Futures Trading in Computer Chips? a Tough Commodity to Sell

Article excerpt

In the late 1980s, the product development team at the Pacific Stock Exchange thought they had a sure-fire idea: a futures contract for computer chips.

After all, the tiny memory devices were fast becoming ubiquitous, turning up in everything from coffee makers to personal computers. Demand was soaring and suppliers were proliferating, especially in East Asia. All told, the perfect ingredients for a successful futures contract.

"It seemed like a natural. Chip prices were extremely volatile, jumping around from $4 to $30 and change," said Dale Carlson, a PSE spokesman. For most users of memory chips, "there wasn't any particular interest in where they came from, they just needed a reliable supply at a fixed price." That's where futures come in. Futures contracts, which trace their origins to ancient Greece and Rome, were created to allow producers, users, and investors to buy and sell commodities at a specific price on a pre-set date. They allow folks to hedge against the risk that prices will swing sharply up or down. Chipmakers, though, weren't about to concede that their products were becoming commodities like pork bellies and copper. "We had these manufacturers saying, `What do you mean my chips are no better than anyone else's?' " Carlson said. "We got a boatload of press because it was so novel, and we spent a fair amount of time and money. But we could never get the sell side interested." In the face of that opposition, the PSE scuttled what would have been its first-ever futures contract. The idea of an exchange-based chip futures market didn't die though. Both the Chicago Mercantile Exchange and the Chicago Board of Trade explored launching a contract. "We looked at it briefly and dismissed it as unworkable," said Ellen Resnick, spokeswoman for the Chicago Mercantile Exchange. After a more extensive study, the Board of Trade reached the same conclusion. In the early 1990s, the CBOT formed a task force with the Chicago Board Options Exchange to examine the viability of offering futu res and options on DRAM chips, the memory devices that are perhaps the most commodity-like chips of all. After visiting with major computer and semiconductor manufacturers though, several problems were identified, said Jim Borowicz, vice president of product and market development at the CBOT. …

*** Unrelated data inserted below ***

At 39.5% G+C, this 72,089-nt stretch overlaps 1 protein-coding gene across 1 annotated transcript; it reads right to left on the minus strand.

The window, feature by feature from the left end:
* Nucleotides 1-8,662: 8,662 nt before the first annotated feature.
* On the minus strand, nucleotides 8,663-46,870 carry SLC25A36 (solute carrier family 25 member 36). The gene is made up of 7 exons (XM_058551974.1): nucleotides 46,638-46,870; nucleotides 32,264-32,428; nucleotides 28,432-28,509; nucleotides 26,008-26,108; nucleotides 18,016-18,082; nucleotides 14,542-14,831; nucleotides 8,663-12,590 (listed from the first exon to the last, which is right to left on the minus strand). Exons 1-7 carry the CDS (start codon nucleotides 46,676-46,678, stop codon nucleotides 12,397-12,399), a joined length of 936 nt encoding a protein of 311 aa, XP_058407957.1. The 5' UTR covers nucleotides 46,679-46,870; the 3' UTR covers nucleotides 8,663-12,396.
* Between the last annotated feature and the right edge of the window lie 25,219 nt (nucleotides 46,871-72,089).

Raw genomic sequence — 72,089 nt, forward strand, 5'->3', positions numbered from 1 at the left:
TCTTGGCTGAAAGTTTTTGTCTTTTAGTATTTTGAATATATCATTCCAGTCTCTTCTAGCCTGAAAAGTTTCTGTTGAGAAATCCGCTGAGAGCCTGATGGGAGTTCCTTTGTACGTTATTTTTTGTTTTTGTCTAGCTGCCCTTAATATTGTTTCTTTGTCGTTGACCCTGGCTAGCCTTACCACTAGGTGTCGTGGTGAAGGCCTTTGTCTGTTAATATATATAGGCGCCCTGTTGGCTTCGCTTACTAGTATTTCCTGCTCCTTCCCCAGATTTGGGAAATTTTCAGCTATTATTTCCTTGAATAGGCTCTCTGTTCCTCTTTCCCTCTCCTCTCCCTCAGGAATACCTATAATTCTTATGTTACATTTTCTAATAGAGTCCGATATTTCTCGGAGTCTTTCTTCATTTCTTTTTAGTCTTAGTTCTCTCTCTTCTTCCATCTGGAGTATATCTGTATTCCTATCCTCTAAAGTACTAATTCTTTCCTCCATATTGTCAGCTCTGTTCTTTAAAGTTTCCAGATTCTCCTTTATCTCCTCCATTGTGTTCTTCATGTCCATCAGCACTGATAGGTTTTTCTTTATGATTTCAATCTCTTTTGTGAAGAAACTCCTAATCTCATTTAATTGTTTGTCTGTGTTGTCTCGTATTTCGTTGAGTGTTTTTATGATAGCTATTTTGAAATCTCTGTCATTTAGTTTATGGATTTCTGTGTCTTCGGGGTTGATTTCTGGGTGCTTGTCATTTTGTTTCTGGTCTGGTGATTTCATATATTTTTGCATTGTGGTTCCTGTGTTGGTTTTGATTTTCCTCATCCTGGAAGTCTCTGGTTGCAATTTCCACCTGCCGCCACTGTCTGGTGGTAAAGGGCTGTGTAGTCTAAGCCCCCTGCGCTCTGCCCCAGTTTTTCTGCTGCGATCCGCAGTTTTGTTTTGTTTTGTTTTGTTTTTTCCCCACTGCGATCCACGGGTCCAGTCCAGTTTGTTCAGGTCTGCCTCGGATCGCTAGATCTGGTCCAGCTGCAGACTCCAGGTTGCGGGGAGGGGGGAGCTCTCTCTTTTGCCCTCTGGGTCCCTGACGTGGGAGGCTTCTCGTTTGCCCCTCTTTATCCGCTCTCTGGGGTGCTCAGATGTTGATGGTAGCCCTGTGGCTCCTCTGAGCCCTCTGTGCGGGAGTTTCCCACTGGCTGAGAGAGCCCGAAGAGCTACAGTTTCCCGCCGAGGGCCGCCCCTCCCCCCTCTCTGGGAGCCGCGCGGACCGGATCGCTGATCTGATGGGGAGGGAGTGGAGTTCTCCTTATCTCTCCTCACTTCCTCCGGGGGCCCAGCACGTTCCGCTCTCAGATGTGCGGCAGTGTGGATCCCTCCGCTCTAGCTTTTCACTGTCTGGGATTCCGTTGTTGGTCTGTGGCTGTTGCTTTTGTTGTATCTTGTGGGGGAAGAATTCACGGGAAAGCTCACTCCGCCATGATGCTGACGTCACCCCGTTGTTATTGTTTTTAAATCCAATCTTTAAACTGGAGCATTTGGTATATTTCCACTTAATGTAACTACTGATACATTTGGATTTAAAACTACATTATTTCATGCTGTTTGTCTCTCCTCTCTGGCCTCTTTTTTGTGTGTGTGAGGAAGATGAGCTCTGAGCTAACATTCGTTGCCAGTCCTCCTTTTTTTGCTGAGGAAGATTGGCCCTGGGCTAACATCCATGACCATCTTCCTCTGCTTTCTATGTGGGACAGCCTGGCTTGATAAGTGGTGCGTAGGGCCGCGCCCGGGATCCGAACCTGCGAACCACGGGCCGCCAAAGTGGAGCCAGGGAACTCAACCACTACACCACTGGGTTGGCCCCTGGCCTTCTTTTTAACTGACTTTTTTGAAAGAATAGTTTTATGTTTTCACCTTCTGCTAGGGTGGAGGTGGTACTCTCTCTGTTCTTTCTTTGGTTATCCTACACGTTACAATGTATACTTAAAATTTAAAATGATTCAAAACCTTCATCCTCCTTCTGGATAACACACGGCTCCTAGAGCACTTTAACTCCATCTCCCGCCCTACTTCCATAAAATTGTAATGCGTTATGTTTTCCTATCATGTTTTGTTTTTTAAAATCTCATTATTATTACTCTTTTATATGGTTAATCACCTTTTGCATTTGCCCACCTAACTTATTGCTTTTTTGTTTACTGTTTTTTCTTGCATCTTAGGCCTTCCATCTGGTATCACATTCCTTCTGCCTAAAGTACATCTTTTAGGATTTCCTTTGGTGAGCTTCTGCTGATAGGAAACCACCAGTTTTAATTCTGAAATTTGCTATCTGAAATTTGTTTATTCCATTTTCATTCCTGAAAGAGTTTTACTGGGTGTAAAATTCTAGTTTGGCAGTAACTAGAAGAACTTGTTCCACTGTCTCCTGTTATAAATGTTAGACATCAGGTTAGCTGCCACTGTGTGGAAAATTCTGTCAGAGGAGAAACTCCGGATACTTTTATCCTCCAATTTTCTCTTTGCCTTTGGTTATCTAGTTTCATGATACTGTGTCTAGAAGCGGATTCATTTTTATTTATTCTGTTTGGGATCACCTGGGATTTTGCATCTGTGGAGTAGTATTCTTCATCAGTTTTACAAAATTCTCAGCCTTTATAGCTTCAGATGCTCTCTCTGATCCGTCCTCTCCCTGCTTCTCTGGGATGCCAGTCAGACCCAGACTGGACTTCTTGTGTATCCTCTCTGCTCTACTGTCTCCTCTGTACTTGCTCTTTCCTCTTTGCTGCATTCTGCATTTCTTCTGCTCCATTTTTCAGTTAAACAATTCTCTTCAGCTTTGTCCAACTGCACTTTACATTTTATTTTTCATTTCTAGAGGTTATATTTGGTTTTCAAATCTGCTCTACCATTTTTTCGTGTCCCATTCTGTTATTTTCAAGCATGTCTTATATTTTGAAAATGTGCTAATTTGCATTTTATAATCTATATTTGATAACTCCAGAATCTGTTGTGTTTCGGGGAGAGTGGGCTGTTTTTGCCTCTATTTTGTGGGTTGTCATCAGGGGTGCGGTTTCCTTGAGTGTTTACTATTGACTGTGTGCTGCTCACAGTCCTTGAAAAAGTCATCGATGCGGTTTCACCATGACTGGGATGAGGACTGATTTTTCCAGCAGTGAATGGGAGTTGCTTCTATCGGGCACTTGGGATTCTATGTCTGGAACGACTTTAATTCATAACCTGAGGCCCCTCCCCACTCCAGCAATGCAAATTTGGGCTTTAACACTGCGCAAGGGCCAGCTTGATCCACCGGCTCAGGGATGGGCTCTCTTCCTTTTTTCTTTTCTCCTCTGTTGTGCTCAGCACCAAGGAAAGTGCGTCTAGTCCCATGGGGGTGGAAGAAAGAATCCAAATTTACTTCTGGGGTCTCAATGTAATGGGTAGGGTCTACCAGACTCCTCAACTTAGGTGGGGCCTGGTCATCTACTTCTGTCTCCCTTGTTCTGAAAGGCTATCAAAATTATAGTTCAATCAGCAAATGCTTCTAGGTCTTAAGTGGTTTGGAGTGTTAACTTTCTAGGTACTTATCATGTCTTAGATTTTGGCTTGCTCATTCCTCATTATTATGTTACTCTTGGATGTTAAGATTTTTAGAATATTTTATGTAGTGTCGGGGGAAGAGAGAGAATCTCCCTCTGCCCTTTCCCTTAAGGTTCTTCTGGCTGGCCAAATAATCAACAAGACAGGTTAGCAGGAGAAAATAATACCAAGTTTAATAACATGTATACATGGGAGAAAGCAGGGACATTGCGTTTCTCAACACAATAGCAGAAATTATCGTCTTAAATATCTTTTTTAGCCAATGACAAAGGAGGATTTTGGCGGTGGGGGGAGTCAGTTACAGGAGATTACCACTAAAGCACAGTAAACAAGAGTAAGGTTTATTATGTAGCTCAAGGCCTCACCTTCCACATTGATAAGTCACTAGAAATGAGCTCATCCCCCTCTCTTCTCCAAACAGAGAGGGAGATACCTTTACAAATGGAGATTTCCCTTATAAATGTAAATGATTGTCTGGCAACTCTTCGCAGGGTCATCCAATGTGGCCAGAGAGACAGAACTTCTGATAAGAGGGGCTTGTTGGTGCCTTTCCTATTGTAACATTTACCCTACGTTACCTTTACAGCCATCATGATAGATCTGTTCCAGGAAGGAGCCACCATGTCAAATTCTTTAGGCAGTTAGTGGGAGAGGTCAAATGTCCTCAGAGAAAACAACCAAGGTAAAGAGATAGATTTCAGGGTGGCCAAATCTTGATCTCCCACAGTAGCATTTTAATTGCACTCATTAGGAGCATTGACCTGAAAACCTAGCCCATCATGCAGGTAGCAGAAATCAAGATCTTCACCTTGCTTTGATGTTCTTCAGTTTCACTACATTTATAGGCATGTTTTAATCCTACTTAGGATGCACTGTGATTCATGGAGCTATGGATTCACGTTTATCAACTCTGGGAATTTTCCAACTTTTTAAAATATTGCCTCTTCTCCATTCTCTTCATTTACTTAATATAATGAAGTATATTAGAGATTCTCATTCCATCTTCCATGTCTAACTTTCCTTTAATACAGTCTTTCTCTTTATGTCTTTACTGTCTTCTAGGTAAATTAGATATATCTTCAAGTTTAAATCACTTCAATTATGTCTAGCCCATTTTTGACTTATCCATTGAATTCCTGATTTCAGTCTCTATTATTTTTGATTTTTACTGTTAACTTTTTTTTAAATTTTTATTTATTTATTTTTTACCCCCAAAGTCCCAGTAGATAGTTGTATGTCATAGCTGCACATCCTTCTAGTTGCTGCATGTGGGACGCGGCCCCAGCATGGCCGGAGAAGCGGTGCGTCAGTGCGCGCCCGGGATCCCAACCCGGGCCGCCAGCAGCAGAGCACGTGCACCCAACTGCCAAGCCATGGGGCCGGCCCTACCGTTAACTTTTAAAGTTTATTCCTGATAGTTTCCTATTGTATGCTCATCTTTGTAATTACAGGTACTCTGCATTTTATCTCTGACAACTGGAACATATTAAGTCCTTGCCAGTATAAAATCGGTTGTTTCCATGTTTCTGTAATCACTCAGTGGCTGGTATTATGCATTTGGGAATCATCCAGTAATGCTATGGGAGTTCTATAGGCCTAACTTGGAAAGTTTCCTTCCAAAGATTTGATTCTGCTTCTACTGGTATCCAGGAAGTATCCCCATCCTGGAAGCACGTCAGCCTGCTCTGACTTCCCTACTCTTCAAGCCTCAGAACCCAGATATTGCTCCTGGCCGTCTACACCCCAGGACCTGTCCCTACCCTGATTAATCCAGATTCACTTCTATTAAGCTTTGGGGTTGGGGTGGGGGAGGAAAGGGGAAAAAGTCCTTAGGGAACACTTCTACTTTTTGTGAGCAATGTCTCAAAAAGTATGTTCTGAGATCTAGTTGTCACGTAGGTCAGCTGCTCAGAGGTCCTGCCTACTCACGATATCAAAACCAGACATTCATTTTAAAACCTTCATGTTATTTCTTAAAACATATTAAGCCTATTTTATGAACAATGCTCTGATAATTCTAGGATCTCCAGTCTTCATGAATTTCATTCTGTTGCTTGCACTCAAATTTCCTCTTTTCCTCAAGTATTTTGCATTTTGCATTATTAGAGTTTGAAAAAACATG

An unknown error has occurred. Please click the button below to reload the page. If the problem persists, please try again in a little while.